Park Worker’s Fatal Fall into Yellowstone’s Grand Canyon

A view of Lower Falls in the Grand Canyon of the Yellowstone River in Wyoming near the location of the tragic accident. This Grand Canyon often gets confused with the Grand Canyon of the Colorado River in Arizona.

A view of Lower Falls in the Grand Canyon of the Yellowstone River in Wyoming near the location of the tragic accident. This Grand Canyon often gets confused with the Grand Canyon of the Colorado River in Arizona.

In the early hours of the morning on Aug. 26, 2016, Yellowstone National Park employee Estefania Liset Mosquera Alcivar fell from Grand View Point in the park and died.

Location of fatality in Yellowstone

Alcivar, a native of Ecuador, was working in park concessions for the summer and was with her coworkers near the trail when she fell around 3:15 a.m.

Grand View Point is part of the Grand Canyon of the Yellowstone River, not to be confused with Grand Canyon National Park over 600 miles away. Some media reports have incorrectly reported Alcivar fell in Grand Canyon National Park.

The Grand Canyon of the Yellowstone River is a spectacular 24-mile-long canyon with unique color schemes resulting from exposure to geysers and hot springs. Tourists from around the world are attracted to the park and its natural wonders.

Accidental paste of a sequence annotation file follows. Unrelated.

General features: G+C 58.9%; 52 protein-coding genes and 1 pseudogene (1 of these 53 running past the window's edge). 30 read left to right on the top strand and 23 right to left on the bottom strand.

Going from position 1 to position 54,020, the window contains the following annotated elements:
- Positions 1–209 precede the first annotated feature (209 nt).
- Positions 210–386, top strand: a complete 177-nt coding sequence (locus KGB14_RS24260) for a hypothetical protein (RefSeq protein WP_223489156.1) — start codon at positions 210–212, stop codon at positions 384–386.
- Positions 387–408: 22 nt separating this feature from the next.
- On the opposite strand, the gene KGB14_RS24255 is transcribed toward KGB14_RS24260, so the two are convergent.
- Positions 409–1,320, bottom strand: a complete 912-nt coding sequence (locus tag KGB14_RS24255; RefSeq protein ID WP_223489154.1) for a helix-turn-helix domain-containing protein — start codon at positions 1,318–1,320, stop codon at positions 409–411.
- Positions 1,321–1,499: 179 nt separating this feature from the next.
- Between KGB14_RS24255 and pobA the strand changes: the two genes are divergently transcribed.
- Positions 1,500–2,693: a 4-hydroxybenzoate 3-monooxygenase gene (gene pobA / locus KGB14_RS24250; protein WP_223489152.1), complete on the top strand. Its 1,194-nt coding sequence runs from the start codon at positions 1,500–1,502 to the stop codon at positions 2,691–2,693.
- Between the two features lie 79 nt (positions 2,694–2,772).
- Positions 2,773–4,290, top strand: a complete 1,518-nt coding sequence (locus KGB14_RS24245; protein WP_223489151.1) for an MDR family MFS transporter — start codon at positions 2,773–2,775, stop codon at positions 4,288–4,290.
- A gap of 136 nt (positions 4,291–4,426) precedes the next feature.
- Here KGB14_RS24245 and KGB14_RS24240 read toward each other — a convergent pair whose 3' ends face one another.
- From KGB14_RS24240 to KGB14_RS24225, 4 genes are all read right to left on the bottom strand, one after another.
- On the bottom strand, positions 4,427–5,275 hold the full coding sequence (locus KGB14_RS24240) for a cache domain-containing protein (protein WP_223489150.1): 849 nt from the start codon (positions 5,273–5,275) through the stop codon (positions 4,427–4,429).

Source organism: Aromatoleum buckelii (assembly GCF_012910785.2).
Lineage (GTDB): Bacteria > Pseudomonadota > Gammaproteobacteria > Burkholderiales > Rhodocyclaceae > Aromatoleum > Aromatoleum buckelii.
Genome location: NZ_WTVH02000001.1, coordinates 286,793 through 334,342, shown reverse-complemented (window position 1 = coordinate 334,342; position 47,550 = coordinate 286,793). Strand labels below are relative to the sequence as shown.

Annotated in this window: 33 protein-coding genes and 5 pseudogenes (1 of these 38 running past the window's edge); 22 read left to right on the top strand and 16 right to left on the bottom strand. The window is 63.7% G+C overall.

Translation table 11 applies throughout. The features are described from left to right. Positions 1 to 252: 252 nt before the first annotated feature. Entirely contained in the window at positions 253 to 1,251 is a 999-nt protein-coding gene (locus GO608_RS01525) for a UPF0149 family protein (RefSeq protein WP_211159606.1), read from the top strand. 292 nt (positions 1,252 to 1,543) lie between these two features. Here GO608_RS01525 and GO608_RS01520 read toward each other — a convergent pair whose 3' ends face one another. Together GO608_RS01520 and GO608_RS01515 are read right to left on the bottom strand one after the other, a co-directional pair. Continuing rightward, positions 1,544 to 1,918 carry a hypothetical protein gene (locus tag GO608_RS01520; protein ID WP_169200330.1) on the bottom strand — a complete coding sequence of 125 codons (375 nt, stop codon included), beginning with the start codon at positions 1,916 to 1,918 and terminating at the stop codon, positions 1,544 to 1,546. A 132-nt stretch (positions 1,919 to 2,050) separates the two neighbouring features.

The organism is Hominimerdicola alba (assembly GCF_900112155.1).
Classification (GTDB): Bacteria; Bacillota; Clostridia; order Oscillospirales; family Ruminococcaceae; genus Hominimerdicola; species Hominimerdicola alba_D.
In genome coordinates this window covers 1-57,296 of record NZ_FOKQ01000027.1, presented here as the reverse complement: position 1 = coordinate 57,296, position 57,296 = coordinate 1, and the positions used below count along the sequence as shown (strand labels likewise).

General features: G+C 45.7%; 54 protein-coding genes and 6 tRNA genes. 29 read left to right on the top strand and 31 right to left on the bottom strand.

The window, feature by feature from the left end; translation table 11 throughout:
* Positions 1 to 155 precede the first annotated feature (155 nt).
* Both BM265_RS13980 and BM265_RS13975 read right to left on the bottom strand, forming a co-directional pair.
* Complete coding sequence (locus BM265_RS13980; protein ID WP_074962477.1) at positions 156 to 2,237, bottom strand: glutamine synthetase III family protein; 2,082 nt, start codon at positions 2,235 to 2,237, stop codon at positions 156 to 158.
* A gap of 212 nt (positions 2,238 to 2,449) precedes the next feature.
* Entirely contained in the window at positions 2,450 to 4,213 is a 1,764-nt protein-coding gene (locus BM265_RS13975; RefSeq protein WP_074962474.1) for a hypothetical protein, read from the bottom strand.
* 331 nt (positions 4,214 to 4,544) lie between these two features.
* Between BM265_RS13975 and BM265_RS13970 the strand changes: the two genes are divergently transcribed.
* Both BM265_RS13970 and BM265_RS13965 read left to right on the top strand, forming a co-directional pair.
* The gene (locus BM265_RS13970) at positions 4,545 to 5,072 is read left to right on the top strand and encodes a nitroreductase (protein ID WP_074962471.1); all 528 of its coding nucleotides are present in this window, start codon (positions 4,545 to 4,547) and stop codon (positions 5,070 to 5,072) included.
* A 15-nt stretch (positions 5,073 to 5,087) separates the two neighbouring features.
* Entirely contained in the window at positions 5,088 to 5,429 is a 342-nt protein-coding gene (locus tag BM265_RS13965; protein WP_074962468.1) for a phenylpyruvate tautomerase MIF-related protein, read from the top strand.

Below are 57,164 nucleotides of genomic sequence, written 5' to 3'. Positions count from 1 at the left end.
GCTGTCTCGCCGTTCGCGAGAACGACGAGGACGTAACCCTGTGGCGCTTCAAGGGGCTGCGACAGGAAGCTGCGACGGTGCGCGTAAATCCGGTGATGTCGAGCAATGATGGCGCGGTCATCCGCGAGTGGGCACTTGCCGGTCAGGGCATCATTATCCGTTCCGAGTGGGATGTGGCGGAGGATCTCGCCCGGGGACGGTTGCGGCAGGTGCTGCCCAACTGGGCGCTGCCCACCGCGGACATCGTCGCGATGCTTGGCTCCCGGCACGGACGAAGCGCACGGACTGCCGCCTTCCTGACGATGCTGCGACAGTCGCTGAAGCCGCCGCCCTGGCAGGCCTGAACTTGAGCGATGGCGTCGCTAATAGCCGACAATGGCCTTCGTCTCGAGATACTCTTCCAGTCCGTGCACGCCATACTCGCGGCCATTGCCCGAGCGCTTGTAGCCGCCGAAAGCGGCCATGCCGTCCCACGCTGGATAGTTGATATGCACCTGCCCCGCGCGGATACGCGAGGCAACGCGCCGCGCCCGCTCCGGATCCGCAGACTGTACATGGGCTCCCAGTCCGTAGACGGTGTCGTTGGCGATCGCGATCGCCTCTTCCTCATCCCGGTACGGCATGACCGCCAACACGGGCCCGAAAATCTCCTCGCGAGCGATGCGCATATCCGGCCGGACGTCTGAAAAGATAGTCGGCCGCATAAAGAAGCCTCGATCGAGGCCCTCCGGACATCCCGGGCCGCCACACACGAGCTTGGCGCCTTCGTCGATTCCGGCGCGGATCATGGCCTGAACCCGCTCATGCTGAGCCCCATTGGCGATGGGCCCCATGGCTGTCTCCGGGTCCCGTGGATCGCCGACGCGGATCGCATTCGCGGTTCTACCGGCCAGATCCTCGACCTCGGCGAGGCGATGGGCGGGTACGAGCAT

But with the high traffic of people visiting, working and living in the park, this is not the first time someone has fallen off the rim at the Grand Canyon of the Yellowstone River. Last year, a New York man fortunately survived after he tried to take a picture at the Grand View Overlook and tripped over the edge. In 2014 an 8-year-old girl lost her footing after she went off-trail and fell to her death, and in 2012 another park worker, an 18-year-old from Russia, fell into the canyon while hiking.

While the circumstances of Alcivar’s fall remain under investigation, a project is already in the works to rehabilitate trails, stone barriers and overlooks at the Yellowstone canyon. The initiative began on June 20 and is scheduled to be completed in 2020.

Visitors are already cautioned about the rim trails, but the four-year project will improve the safety and accessibility of the area. Plans involve re-routing trails away from dangerous edges, building new walkways to overlooks, and more accessible viewing points.